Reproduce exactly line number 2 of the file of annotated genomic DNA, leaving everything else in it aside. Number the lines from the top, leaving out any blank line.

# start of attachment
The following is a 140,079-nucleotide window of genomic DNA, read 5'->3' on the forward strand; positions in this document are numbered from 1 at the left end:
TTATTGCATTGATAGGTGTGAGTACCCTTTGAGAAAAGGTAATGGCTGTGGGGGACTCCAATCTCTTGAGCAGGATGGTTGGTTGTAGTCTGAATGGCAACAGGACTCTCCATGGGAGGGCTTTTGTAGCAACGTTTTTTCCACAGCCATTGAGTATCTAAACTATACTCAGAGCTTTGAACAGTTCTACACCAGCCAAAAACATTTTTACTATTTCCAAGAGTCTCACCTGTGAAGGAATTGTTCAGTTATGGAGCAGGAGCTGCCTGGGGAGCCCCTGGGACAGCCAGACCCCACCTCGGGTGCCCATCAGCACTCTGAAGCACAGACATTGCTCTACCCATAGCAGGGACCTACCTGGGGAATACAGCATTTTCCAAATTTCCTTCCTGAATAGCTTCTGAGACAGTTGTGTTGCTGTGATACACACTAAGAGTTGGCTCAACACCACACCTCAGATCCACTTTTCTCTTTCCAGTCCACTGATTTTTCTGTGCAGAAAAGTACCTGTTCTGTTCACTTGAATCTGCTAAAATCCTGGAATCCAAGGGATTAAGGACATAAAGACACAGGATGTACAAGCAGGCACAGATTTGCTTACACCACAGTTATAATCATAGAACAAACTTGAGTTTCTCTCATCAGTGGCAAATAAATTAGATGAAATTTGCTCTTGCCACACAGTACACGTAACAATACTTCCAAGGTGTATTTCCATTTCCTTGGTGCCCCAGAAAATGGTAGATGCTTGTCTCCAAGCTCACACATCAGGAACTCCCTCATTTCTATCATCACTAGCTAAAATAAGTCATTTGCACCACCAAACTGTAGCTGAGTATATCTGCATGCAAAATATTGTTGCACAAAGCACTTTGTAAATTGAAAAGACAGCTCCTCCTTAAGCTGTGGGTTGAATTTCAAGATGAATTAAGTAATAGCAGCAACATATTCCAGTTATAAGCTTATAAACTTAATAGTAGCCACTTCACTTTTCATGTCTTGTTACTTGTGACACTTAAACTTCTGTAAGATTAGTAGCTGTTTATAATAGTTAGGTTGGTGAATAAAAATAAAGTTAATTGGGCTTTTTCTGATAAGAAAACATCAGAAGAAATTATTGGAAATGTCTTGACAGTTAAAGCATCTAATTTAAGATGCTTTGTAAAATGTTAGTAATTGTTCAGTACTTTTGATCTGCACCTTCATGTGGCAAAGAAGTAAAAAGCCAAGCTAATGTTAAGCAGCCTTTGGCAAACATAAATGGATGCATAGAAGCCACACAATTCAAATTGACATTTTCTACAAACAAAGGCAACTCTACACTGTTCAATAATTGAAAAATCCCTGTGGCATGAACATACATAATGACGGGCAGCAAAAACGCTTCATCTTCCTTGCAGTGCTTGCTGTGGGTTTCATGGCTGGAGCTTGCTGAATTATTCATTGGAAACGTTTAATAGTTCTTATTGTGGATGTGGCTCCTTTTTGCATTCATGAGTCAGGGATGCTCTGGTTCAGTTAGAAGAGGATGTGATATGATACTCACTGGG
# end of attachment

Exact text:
TTATTGCATTGATAGGTGTGAGTACCCTTTGAGAAAAGGTAATGGCTGTGGGGGACTCCAATCTCTTGAGCAGGATGGTTGGTTGTAGTCTGAATGGCAACAGGACTCTCCATGGGAGGGCTTTTGTAGCAACGTTTTTTCCACAGCCATTGAGTATCTAAACTATACTCAGAGCTTTGAACAGTTCTACACCAGCCAAAAACATTTTTACTATTTCCAAGAGTCTCACCTGTGAAGGAATTGTTCAGTTATGGAGCAGGAGCTGCCTGGGGAGCCCCTGGGACAGCCAGACCCCACCTCGGGTGCCCATCAGCACTCTGAAGCACAGACATTGCTCTACCCATAGCAGGGACCTACCTGGGGAATACAGCATTTTCCAAATTTCCTTCCTGAATAGCTTCTGAGACAGTTGTGTTGCTGTGATACACACTAAGAGTTGGCTCAACACCACACCTCAGATCCACTTTTCTCTTTCCAGTCCACTGATTTTTCTGTGCAGAAAAGTACCTGTTCTGTTCACTTGAATCTGCTAAAATCCTGGAATCCAAGGGATTAAGGACATAAAGACACAGGATGTACAAGCAGGCACAGATTTGCTTACACCACAGTTATAATCATAGAACAAACTTGAGTTTCTCTCATCAGTGGCAAATAAATTAGATGAAATTTGCTCTTGCCACACAGTACACGTAACAATACTTCCAAGGTGTATTTCCATTTCCTTGGTGCCCCAGAAAATGGTAGATGCTTGTCTCCAAGCTCACACATCAGGAACTCCCTCATTTCTATCATCACTAGCTAAAATAAGTCATTTGCACCACCAAACTGTAGCTGAGTATATCTGCATGCAAAATATTGTTGCACAAAGCACTTTGTAAATTGAAAAGACAGCTCCTCCTTAAGCTGTGGGTTGAATTTCAAGATGAATTAAGTAATAGCAGCAACATATTCCAGTTATAAGCTTATAAACTTAATAGTAGCCACTTCACTTTTCATGTCTTGTTACTTGTGACACTTAAACTTCTGTAAGATTAGTAGCTGTTTATAATAGTTAGGTTGGTGAATAAAAATAAAGTTAATTGGGCTTTTTCTGATAAGAAAACATCAGAAGAAATTATTGGAAATGTCTTGACAGTTAAAGCATCTAATTTAAGATGCTTTGTAAAATGTTAGTAATTGTTCAGTACTTTTGATCTGCACCTTCATGTGGCAAAGAAGTAAAAAGCCAAGCTAATGTTAAGCAGCCTTTGGCAAACATAAATGGATGCATAGAAGCCACACAATTCAAATTGACATTTTCTACAAACAAAGGCAACTCTACACTGTTCAATAATTGAAAAATCCCTGTGGCATGAACATACATAATGACGGGCAGCAAAAACGCTTCATCTTCCTTGCAGTGCTTGCTGTGGGTTTCATGGCTGGAGCTTGCTGAATTATTCATTGGAAACGTTTAATAGTTCTTATTGTGGATGTGGCTCCTTTTTGCATTCATGAGTCAGGGATGCTCTGGTTCAGTTAGAAGAGGATGTGATATGATACTCACTGGG